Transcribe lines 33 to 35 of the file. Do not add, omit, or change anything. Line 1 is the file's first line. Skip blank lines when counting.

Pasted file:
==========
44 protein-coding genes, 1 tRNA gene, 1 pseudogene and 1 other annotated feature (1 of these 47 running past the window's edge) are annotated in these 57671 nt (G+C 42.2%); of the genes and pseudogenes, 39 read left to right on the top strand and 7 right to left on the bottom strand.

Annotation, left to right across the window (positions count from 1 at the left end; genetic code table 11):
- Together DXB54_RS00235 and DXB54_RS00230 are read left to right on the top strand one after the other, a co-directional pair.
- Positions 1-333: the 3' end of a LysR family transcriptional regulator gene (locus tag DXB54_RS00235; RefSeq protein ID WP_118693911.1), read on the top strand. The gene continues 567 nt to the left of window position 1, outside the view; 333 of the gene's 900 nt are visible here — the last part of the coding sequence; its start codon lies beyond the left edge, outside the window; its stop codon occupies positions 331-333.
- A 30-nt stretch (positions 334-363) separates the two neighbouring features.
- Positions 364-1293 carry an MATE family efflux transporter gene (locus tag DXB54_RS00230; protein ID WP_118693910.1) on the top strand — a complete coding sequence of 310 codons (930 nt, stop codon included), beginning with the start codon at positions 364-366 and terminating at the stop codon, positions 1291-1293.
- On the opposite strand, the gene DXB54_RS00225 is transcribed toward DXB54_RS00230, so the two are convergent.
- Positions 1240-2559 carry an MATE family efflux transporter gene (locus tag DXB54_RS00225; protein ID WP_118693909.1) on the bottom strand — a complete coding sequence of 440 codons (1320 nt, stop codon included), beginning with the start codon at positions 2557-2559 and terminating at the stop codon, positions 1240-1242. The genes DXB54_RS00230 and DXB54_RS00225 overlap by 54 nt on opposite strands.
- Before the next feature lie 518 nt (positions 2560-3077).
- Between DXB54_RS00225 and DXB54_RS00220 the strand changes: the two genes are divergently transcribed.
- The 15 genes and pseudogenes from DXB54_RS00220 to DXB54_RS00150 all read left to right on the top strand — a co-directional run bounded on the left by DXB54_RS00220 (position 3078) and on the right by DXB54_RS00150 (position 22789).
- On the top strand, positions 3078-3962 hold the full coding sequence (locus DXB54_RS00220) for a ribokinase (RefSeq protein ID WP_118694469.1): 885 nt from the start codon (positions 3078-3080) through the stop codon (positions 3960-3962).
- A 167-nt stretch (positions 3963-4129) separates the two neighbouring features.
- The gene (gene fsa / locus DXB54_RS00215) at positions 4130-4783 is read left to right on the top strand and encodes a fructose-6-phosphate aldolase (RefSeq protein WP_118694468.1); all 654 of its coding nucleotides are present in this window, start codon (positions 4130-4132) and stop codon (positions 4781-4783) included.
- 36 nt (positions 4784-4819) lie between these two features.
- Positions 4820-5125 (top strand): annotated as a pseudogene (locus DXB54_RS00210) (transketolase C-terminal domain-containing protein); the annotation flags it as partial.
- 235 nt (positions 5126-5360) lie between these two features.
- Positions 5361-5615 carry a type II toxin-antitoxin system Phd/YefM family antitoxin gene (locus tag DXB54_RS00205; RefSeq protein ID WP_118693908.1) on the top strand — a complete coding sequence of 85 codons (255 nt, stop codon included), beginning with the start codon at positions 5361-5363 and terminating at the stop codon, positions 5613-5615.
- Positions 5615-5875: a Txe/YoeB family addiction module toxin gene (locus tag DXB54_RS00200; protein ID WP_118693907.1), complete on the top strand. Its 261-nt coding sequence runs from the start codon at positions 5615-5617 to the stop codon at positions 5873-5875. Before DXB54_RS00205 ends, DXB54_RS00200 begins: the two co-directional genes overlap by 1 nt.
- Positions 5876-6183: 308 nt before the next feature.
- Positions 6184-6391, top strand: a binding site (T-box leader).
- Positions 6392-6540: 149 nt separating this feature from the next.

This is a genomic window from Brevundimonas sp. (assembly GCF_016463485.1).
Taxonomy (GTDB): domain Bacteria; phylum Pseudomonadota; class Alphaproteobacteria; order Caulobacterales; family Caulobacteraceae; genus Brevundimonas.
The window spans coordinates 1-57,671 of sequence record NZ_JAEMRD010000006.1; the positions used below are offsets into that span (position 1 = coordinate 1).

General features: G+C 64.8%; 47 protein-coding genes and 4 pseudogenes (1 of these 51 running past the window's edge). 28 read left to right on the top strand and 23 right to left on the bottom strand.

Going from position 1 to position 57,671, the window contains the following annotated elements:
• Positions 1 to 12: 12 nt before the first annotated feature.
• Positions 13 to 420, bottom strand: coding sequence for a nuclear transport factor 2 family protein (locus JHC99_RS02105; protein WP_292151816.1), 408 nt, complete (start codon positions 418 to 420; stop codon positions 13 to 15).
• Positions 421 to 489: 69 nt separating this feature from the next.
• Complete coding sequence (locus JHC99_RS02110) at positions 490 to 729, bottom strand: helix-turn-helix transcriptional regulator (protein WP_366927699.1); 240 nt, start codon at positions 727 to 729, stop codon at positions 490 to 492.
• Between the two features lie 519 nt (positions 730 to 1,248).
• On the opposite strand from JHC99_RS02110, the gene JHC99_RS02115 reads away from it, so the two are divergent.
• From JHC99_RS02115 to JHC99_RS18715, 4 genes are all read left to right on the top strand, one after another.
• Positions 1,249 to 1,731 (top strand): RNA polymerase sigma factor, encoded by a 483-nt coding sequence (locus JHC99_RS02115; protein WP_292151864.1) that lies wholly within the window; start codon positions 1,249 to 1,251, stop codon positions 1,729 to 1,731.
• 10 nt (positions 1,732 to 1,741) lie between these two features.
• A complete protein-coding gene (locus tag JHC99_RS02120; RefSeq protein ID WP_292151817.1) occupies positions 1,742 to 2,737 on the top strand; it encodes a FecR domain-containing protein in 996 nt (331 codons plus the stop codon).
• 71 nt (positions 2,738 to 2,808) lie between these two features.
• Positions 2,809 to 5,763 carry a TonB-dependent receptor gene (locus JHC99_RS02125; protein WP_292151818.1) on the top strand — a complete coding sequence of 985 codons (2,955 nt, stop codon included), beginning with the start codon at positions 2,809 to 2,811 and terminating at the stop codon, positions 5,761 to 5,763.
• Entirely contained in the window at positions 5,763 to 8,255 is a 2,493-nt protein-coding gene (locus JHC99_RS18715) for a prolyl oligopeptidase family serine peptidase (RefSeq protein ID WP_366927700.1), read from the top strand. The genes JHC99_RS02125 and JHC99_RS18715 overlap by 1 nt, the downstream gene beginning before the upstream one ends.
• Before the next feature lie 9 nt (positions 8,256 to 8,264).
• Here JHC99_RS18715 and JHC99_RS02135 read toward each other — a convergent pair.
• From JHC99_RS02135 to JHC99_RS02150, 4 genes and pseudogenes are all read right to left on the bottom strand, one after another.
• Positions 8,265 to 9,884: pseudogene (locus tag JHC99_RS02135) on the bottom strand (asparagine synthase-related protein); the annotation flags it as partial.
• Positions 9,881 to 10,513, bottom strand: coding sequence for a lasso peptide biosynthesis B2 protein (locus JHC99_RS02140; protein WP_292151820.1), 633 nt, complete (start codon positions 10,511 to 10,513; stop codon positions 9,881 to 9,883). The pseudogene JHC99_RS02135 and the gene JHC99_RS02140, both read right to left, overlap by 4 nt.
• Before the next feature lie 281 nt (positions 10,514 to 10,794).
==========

• On the opposite strand from JHC99_RS02110, the gene JHC99_RS02115 reads away from it, so the two are divergent.
• From JHC99_RS02115 to JHC99_RS18715, 4 genes are all read left to right on the top strand, one after another.
• Positions 1,249 to 1,731 (top strand): RNA polymerase sigma factor, encoded by a 483-nt coding sequence (locus JHC99_RS02115; protein WP_292151864.1) that lies wholly within the window; start codon positions 1,249 to 1,251, stop codon positions 1,729 to 1,731.